July 4, 2010

Sweet Land of Liberty

This is my all-time-favorite painting by Arnold Friberg.
General George Washington praying at Valley Forge. 

This painting is more that just a nice little thought that the artist had about what Washington might have done.  It is actually a scene witnessed by Issac Potts, a resident of Valley Forge who, as a Quaker, had been opposed to the war.   The account is recorded by Rev. Nathaniel Randolph Snowden, a Presbyterian minister and Princeton graduate: 
I was riding with him (Mr. Potts) in Montgomery County, Penn'a near to the Valley Forge, where the army lay during the war of ye Revolution. Mr. Potts was a Senator in our State and a Whig. I told him I
was agreeably surprised to find him a friend to his country as the Quakers were mostly Tories.
He said, "It was so and I was a rank Tory once, for I never believed that America could proceed against Great Britain whose fleets and armies covered the land and ocean, but something very extraordinary converted me to the Good Faith!"

"What was that," I inquired?
"Do you see that woods, and that plain?" It was about a quarter of a mile off from the place we were riding, as it happened. "There," said he, "laid the army of Washington. It was a most distressing time of ye war, and all were for giving up the Ship but that great and good man. In that woods pointing to a close in view, I heard a plaintive sound as, of a man at prayer. I tied my horse to a sapling and went quietly into the woods and to my astonishment I saw the great George Washington on his knees alone, with his sword on one side and his cocked hat on the other. He was at Prayer to the God of the Armies, beseeching to interpose with his Divine aid, as it was ye Crisis, and the cause of the country, of humanity and of the world.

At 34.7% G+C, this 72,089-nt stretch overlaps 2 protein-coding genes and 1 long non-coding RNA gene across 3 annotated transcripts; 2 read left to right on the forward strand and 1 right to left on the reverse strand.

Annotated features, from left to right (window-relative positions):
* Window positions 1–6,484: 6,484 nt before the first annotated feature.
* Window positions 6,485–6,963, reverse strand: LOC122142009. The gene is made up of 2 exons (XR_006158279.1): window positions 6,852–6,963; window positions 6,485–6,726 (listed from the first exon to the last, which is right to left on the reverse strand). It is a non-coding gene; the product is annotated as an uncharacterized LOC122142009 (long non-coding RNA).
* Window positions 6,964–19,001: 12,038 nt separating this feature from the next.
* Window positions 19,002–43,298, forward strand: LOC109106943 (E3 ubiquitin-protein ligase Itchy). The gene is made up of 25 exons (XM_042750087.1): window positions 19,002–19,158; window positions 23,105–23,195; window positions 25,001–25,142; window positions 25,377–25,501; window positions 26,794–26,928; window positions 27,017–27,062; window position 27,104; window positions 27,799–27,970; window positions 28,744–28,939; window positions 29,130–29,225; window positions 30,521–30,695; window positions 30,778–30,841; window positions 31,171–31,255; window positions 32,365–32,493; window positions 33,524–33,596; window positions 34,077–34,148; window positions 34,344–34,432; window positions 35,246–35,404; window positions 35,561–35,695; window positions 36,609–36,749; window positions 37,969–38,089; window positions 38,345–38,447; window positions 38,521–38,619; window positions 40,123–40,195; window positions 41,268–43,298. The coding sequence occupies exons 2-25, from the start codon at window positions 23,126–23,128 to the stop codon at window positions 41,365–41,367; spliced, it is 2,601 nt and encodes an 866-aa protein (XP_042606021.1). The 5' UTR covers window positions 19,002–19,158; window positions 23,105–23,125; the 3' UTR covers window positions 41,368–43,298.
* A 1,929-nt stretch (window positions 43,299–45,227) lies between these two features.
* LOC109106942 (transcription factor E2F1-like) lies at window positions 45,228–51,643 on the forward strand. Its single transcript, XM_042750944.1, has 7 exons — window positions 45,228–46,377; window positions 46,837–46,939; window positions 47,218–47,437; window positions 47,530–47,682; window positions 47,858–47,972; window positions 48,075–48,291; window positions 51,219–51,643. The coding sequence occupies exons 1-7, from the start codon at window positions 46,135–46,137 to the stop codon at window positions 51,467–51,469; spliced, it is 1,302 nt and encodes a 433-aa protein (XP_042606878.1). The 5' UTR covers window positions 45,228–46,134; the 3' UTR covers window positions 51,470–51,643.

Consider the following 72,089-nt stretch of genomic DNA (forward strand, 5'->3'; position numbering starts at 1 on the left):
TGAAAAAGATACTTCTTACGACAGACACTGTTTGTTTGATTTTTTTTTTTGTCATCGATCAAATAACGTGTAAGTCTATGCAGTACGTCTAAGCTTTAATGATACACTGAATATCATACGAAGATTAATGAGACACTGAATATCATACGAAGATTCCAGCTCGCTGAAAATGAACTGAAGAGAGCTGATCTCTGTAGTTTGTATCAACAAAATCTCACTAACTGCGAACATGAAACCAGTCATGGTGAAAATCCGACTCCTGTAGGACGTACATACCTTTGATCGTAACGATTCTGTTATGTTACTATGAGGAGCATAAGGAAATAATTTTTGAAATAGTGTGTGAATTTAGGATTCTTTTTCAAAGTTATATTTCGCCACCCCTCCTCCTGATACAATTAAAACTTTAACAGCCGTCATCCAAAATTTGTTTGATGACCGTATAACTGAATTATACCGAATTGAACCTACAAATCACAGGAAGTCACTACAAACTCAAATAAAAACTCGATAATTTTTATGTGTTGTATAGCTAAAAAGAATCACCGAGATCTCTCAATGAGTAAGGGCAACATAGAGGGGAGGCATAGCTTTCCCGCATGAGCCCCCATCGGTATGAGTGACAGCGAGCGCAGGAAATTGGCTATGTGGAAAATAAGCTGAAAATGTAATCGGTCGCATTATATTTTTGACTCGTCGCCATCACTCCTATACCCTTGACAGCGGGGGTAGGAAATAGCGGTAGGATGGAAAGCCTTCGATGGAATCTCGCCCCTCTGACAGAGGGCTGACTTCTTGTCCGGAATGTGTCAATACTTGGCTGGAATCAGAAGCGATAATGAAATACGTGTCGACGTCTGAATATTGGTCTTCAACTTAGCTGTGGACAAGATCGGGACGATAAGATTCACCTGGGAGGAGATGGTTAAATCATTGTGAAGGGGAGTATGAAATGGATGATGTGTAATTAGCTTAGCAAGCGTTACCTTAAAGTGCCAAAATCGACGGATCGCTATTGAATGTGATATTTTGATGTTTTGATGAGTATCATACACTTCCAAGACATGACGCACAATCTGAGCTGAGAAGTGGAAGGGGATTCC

Such a prayer I never heard from the lips of man. I left him alone praying. I went home and told my wife, I saw a sight and heard today what I never saw or heard before, and just related to her what I had seen and heard and observed. We never thought a man could be a soldier and a Christian, but if there is one in the world, it is Washington. She also was astonished. We thought it was the cause of God, and America could prevail."

George Washington was so loved and respected by the American people that they would have made him king.  
However, Washington would only agree to serve as president, and for only two terms.
The world was watching during the moment when Washington said he would give up his power after two terms as President of the United States of America.
King George of England said, "If he gives up his power, as he said he would, he will be the greatest man in the world."
And, without a moment's hesitation, President Washington did.

I know it would be annoyingly cliche to say that this man is my hero,
but I don't care and I'll say it anyway.
George Washington is my hero.
He embodied everything that made this the greatest country on earth:
faith, courage, strength, freedom, service, and humility.
And someday, I will have a ginormous print of this painting hanging up in my home to remind myself and my family of this everyday.


The Allen Family said...

Thanks Holly, what a great post for the 4th!

Claire Christensen said...

I agree, I am going to have that painting someday also. What a fantastic story, I wish more Americans knew it! And now more do, thanks Holly

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